“Clear theme and clear identification with Coles”
Bonds took a more modern and youthful approach to its Christmas spot, featuring scantily-clad dancers and using a recently-released track by French DJ Martin Solveig. While the up-beat and high-energy spot drove above-average likeability (60%), it was also described as annoying & irritating by almost a quarter of viewers. A lack of relatable characters meant the ad didn’t promote a sense of inclusivity and togetherness, subsequently failing to get people into the festive spirit:
“All of the models were tiny, doesn’t show if Bonds cater for plus size girls”
Consistent with previous research showing the power of animation at Christmas-time, viewers connected emotionally with David Jones’ heart-warming story of a little gingerbread man shopping for loved ones back home:
“Sweet and reminds us of family and what is really important of the holidays”
However, with only 40% of viewers able to connect it back to David Jones, the ad’s ability to positively impact the brand is limited. It also has the potential to do just as much for its biggest competitor, Myer, given Christmas window displays aren’t a tradition owned exclusively by David Jones Australia-wide:
“Didn’t really see much that it was for David Jones. I assume all the gifts he was buying were from David Jones but not sure”
Officeworks’ spot from 2016 was a highlight, with the adorable story of a grandfather and his granddaughter aligning perfectly with people’s heightened feelings of warmth and nostalgia during the festive period. Officeworks decided to change tack in 2017, attempting to connect with viewers on a deeper level. “There’s more in every gift” encouraged viewers to think about the meaning behind a gift and to explore the possibilities it could offer the recipient. While it feels like the strategy has legs, the complexity of the idea combined with a lack of emotional engagement, meant that it struggled to connect with viewers:
“Not clear what it is about for most of it”
Myer’s latest instalment of Elf, Reindeer, Moose and Angel, came on the back of its top 3 ranking in 2016. However – strangely – Myer chose to depart from the typically fun and jovial adventures of the quartet, deciding instead to be the Grinch of 2017. It took aim at some of the most loved kid’s activities at Christmas – including overdone lighting displays and pre-school decorations – and poked fun at them.
While the strategy of tapping into unique emotions can help a brand to stand out from the crowd at Christmas, whatever journey you decide to take viewers on, you ultimately need to leave them on an emotional high. The eventual resolve for “Elf’s journey” isn’t strong enough to overcome viewers’ feelings of sadness and disappointment, subsequently leaving the ad feeling cold and lacking festive spirit:
“It seems to be very against how anyone else might celebrate Christmas”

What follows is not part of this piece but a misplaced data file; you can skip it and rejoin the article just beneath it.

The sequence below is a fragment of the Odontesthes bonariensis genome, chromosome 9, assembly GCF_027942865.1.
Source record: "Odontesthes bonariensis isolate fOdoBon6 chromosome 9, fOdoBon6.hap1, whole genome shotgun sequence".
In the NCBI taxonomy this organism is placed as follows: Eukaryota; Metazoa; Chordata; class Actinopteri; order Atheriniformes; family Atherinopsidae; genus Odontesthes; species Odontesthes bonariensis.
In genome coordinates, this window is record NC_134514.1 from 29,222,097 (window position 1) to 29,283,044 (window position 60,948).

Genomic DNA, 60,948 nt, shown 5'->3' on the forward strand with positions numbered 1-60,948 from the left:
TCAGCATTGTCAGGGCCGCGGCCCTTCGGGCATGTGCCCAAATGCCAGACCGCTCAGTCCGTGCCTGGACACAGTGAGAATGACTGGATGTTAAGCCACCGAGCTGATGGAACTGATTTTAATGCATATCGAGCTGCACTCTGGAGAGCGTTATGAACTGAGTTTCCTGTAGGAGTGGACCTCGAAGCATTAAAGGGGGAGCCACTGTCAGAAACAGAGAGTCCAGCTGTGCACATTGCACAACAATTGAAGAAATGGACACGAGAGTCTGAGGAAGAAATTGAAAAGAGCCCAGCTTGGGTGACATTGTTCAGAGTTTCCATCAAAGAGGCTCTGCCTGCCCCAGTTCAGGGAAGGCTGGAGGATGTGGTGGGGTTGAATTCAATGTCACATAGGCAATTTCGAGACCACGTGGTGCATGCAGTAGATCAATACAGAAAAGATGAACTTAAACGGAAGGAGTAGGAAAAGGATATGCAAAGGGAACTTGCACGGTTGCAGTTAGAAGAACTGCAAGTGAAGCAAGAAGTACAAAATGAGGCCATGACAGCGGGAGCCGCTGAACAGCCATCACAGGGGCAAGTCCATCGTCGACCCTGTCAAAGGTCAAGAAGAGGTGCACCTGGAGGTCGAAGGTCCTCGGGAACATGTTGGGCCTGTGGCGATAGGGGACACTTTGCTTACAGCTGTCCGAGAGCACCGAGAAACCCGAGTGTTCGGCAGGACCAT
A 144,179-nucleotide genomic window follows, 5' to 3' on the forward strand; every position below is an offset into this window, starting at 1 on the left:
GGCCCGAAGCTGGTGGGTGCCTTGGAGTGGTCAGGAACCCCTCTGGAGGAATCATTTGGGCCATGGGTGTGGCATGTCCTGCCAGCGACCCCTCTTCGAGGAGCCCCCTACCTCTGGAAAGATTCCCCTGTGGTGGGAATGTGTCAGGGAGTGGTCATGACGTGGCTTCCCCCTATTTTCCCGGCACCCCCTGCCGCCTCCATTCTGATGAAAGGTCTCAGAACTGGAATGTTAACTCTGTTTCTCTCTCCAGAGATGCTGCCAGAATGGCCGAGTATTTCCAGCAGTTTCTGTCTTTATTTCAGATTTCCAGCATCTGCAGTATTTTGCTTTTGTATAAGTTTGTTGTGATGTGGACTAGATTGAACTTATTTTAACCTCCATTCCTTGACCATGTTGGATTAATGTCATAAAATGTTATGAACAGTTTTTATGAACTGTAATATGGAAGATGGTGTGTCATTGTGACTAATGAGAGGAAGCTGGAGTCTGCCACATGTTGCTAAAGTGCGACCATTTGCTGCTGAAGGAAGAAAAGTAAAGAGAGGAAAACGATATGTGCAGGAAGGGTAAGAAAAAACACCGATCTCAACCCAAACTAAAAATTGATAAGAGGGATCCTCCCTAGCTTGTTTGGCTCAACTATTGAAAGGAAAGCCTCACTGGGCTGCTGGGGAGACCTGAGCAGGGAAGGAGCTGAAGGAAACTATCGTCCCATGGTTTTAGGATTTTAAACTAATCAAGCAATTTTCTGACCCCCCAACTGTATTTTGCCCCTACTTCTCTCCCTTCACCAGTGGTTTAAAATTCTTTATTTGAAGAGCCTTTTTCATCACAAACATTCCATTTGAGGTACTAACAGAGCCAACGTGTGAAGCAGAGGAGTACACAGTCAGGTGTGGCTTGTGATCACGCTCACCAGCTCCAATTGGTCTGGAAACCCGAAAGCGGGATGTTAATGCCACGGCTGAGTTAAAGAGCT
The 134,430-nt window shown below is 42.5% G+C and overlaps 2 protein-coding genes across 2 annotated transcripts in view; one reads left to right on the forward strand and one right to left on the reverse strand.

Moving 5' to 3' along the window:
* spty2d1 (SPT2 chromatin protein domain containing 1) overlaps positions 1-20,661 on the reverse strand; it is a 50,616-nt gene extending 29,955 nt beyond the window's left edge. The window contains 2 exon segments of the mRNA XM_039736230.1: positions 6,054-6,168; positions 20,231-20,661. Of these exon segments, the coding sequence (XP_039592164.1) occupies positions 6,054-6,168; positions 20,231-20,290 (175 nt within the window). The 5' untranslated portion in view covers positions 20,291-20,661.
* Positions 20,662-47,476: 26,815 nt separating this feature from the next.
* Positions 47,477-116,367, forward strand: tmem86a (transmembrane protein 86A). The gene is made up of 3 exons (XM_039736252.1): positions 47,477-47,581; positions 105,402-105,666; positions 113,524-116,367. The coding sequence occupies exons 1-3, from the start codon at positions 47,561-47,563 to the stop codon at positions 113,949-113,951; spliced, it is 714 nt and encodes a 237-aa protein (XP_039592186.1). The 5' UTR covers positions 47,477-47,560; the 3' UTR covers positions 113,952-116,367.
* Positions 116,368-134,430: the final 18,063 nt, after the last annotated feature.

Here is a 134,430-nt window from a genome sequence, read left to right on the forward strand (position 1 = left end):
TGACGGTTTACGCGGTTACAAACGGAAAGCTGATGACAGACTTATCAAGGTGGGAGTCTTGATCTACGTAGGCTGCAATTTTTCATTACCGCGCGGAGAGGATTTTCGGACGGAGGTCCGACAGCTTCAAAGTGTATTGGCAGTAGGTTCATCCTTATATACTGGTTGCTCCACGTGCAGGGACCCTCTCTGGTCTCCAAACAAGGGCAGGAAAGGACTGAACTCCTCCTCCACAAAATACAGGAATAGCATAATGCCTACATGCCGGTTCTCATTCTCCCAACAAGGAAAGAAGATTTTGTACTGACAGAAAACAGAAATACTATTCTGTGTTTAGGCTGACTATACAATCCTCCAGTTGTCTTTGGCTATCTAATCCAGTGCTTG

For the second year running, Aldi had the least effective Christmas ad tested, with this year’s spot considerably weaker than “Meet the Tinkletons” in 2016. In the spirit of full disclosure, “The more the merrier” was, like last year, my personal favourite. And I could honestly watch it on loop for hours on end and it’d still bring a smile to my face each and every time.
However, while Aldi may continue to win the plaudits of the creative community, the people they are trying to influence will be the ultimate judge of their success. Mark Ritson put it perfectly when he said: “I prefer to take it further with clients and point out that they are, quite literally, the least qualified people on the planet to see their product or service the way that their consumers do.”
Less than half of viewers (47%) were able to understand the ad and what it was trying to tell them, while only 22% connected it back to Aldi in a meaningful way. If viewers have to exert any mental energy trying to figure out what’s going on in an ad and/or what the message it’s trying to communicate is, then – quite simply – they won’t:
“It was way too long in length, and took too long to get to the point. I probably would have looked away or flicked to another channel if it was on TV before I even found out it was an ad for ALDI. Doesn’t promote their brand or food?”
Performance was considerably weaker amongst Females (Cubery Rating of 27 versus 42 for Males), which suggests that the decision to use a cricket theme and to play on gender stereotypes may not have been the right one, given Females are predominantly the chief grocery buyer.
With the hype around Christmas ads starting to reach Super Bowl-like proportions, it can sometimes be forgotten that their job is to ultimately help brands sell more stuff. The results from 2017 testing once again highlight how important it is that advertisers speak to their customers (and potential customers) throughout the creative development process. Doing so will help to fast-track a winning concept, while it can also help to change course on one that generates a weak emotional response, where the intended humour doesn’t quite hit the mark, or where the ad does a poor job of connecting to the brand in a meaningful way.
This is a self-funded case study using our Advertising Testing solution.